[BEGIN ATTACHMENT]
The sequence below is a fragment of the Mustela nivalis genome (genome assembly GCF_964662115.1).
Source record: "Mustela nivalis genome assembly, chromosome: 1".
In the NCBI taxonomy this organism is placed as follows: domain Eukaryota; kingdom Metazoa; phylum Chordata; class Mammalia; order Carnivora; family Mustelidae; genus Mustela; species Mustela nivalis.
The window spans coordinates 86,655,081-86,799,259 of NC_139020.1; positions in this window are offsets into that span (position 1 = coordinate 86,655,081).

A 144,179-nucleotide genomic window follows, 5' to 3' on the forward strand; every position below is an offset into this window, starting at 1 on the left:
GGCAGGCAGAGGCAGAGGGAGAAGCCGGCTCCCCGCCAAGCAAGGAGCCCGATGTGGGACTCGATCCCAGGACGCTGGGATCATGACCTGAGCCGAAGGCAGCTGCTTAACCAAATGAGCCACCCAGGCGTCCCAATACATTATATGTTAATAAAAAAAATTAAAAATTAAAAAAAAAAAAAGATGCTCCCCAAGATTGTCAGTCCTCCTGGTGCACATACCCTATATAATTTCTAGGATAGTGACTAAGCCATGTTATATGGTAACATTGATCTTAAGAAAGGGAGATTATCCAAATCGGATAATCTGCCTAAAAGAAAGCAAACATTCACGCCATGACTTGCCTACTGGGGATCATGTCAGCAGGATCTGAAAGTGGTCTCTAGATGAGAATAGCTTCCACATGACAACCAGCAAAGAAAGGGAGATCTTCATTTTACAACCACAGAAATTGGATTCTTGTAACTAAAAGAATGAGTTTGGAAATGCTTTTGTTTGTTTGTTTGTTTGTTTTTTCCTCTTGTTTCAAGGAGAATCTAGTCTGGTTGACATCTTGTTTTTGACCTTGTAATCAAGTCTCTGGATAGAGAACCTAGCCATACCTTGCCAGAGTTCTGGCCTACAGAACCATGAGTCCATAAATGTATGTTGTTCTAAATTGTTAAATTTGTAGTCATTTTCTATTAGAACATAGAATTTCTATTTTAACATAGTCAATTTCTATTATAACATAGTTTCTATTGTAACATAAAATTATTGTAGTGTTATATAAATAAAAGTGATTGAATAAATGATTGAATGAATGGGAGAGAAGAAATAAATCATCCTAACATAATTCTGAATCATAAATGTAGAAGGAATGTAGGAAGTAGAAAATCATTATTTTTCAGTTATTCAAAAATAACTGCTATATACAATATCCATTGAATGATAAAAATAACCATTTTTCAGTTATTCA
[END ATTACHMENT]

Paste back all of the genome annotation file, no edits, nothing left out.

The sequence below is a fragment of the Mustela nivalis genome (genome assembly GCF_964662115.1).
Source record: "Mustela nivalis genome assembly, chromosome: 1".
In the NCBI taxonomy this organism is placed as follows: domain Eukaryota; kingdom Metazoa; phylum Chordata; class Mammalia; order Carnivora; family Mustelidae; genus Mustela; species Mustela nivalis.
The window spans coordinates 86,655,081-86,799,259 of NC_139020.1; positions in this window are offsets into that span (position 1 = coordinate 86,655,081).

A 144,179-nucleotide genomic window follows, 5' to 3' on the forward strand; every position below is an offset into this window, starting at 1 on the left:
GGCAGGCAGAGGCAGAGGGAGAAGCCGGCTCCCCGCCAAGCAAGGAGCCCGATGTGGGACTCGATCCCAGGACGCTGGGATCATGACCTGAGCCGAAGGCAGCTGCTTAACCAAATGAGCCACCCAGGCGTCCCAATACATTATATGTTAATAAAAAAAATTAAAAATTAAAAAAAAAAAAAGATGCTCCCCAAGATTGTCAGTCCTCCTGGTGCACATACCCTATATAATTTCTAGGATAGTGACTAAGCCATGTTATATGGTAACATTGATCTTAAGAAAGGGAGATTATCCAAATCGGATAATCTGCCTAAAAGAAAGCAAACATTCACGCCATGACTTGCCTACTGGGGATCATGTCAGCAGGATCTGAAAGTGGTCTCTAGATGAGAATAGCTTCCACATGACAACCAGCAAAGAAAGGGAGATCTTCATTTTACAACCACAGAAATTGGATTCTTGTAACTAAAAGAATGAGTTTGGAAATGCTTTTGTTTGTTTGTTTGTTTGTTTTTTCCTCTTGTTTCAAGGAGAATCTAGTCTGGTTGACATCTTGTTTTTGACCTTGTAATCAAGTCTCTGGATAGAGAACCTAGCCATACCTTGCCAGAGTTCTGGCCTACAGAACCATGAGTCCATAAATGTATGTTGTTCTAAATTGTTAAATTTGTAGTCATTTTCTATTAGAACATAGAATTTCTATTTTAACATAGTCAATTTCTATTATAACATAGTTTCTATTGTAACATAAAATTATTGTAGTGTTATATAAATAAAAGTGATTGAATAAATGATTGAATGAATGGGAGAGAAGAAATAAATCATCCTAACATAATTCTGAATCATAAATGTAGAAGGAATGTAGGAAGTAGAAAATCATTATTTTTCAGTTATTCAAAAATAACTGCTATATACAATATCCATTGAATGATAAAAATAACCATTTTTCAGTTATTCA